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First Year of Life

The success of growth and development of all infants during their first year of life is greatly influenced the quality of prenatal care and delivery of the infant. Excellent prenatal care increases the likelihood of healthy babies being born! There are many resources available to families that list current standards and recommendations regarding infant care. Some of the resources are: American Academy of Family Practice, American Academy of Pediatrics and Mayo Clinic

Current recommendations regarding prevention of SIDS include: offering the use of a pacifier, infant nearby the parents in a shared room (but infant absolutely not in the same bed as the parents), moderate room temperative (helps prevent infant hyperthermia), safe enclosure (crib, bassinet, playyard) for sleeping in the supine (back) position on a firm mattress and breast feeding. Circumstances to AVOIDED at all times (these are associated with increased rates of SIDS deaths): infant sleeping the prone or side position, rooms that are too hot, infant sharing beds with parents or others, soft bedding including soft mattresses, exposure of infant to tobacco smoke (cigarettes, cigars, pipes, etc.).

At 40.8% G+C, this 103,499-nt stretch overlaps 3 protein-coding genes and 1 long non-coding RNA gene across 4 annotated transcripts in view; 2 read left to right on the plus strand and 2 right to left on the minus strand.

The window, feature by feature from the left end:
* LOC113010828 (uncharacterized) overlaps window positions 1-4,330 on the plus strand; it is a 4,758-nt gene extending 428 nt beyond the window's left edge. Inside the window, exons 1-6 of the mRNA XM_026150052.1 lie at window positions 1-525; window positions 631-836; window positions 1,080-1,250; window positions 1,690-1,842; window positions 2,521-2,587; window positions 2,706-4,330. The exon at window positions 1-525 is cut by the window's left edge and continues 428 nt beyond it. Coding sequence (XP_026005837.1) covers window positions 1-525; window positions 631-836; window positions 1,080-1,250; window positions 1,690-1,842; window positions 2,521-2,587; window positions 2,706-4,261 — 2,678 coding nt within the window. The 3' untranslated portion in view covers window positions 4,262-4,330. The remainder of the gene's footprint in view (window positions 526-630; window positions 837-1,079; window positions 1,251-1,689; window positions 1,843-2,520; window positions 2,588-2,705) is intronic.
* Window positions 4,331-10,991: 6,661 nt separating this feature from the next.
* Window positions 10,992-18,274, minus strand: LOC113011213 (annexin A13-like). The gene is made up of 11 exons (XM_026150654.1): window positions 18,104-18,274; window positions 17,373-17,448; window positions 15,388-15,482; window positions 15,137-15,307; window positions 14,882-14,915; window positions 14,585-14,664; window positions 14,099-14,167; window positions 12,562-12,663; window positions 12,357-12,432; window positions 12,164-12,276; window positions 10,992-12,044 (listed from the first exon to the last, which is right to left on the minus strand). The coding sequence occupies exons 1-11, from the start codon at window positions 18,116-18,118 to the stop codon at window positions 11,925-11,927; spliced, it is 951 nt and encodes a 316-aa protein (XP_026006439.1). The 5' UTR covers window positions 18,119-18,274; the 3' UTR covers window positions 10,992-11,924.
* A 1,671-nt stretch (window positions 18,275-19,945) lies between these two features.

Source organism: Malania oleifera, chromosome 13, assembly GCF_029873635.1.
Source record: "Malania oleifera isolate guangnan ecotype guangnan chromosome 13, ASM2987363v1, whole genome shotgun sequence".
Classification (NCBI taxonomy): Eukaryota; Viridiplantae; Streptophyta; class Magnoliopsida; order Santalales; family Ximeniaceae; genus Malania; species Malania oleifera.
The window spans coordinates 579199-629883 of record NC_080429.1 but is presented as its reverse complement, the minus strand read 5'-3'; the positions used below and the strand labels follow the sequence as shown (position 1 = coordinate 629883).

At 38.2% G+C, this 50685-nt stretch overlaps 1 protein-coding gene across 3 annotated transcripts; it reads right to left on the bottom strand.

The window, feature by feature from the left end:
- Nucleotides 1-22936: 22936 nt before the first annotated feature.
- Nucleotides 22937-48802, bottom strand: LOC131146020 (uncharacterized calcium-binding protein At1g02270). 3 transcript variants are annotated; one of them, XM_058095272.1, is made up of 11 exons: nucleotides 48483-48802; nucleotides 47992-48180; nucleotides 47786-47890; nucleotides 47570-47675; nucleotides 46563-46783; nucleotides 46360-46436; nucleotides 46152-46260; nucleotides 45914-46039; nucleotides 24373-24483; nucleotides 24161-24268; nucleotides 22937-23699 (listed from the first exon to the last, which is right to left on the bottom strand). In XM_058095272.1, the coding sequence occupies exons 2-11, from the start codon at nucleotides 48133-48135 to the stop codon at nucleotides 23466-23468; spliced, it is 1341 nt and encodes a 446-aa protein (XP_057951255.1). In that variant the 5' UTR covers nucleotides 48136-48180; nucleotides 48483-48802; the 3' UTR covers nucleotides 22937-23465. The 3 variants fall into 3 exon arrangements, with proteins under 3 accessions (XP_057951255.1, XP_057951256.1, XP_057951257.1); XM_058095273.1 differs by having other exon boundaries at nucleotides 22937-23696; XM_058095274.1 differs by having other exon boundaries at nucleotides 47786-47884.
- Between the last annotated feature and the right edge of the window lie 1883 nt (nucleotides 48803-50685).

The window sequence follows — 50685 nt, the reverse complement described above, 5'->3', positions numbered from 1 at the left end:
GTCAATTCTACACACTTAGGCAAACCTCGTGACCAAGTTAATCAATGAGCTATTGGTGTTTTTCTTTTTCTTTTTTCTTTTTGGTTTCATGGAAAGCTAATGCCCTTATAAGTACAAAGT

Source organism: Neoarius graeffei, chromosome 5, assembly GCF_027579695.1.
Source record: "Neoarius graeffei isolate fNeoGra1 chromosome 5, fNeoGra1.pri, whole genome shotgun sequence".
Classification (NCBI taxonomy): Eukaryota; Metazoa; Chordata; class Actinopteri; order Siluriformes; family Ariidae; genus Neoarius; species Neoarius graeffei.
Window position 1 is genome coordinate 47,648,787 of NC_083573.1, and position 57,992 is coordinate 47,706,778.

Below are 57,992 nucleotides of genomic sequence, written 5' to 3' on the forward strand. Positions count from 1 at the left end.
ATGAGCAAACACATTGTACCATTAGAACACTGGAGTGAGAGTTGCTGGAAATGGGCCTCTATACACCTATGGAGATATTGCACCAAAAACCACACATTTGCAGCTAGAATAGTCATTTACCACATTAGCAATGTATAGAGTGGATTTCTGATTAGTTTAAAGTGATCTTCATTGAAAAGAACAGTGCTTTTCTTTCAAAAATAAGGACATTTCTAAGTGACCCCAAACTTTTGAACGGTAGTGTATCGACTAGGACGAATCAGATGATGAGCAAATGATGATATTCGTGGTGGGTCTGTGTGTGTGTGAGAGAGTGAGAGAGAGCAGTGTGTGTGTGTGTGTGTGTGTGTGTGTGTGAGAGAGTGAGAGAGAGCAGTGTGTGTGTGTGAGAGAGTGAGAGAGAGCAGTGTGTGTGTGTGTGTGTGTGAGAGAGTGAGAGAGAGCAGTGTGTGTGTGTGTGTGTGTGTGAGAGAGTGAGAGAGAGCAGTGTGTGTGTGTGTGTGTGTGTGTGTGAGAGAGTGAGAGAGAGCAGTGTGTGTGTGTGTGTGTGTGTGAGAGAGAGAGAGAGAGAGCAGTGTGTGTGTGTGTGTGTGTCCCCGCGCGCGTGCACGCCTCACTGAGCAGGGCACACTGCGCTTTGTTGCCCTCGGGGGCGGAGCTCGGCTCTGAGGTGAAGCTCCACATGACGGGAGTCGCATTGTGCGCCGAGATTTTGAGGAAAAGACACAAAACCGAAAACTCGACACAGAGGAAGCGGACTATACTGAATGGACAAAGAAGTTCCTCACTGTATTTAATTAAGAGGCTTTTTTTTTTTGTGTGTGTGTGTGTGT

The unique recommendation of this website and its personnel is to supplement the above recommendations with the SIT TO SURVIVE ™ program which is the multi-decade recommendation to always have the infant, while he/she sleeps or potentially may fall asleep, be placed into a light weight safe and secure car seat or other seating that maintains the head above the level of the abdomen (and its stomach contents) as well as optimally allows for the potential of maximally opening the small infant airways and improves oxygenation of the infant while the infant sleeps. Ideally, there will be two car seats in the family for the use by the infant. The car seat for sleeping and resting in the home will be stripped down of any potentially dangerous straps, cords, folding parts, etc to leave a simple, safe sleeping seat. The SIT TO SURVIVE ™ program is an international effort to have infants less than 12 months of age sleep in infant car seat or other safe recliners that position the infant in the reverse Trendelenburg position with the head higher than the pelvis at an angle of 45 degrees. The program may help to decrease the rate of SIDS as well as help protect infants while they ride in cars or other forms of transportation. The reverse Trendelenburg (head higher than torso and pelvis; roughly a 30 to 45 degree angle between the bedding and the pelvis/head of the sleeping infant; stomach contents below the level of the pharynx) position facilitates maximal infant airway patency and decreases the likelihood of airway obstruction or irritation by gastric contents or water because the head and upper airways are higher than the stomach in the reverse Trendelenburg position.....gravity helps keep stomach content in the stomach as well as gravity vectors do not allow infant faces covered with sheets or blankets to completely block the nose and mouth of infants!. In the supine position, the head, upper airways and stomach are all on the same level. In the opinion of the author, the BACK TO SLEEP ® program should be modified to include a more stable reverse Trendelenburg position in an infant car seat or other safe recliner.

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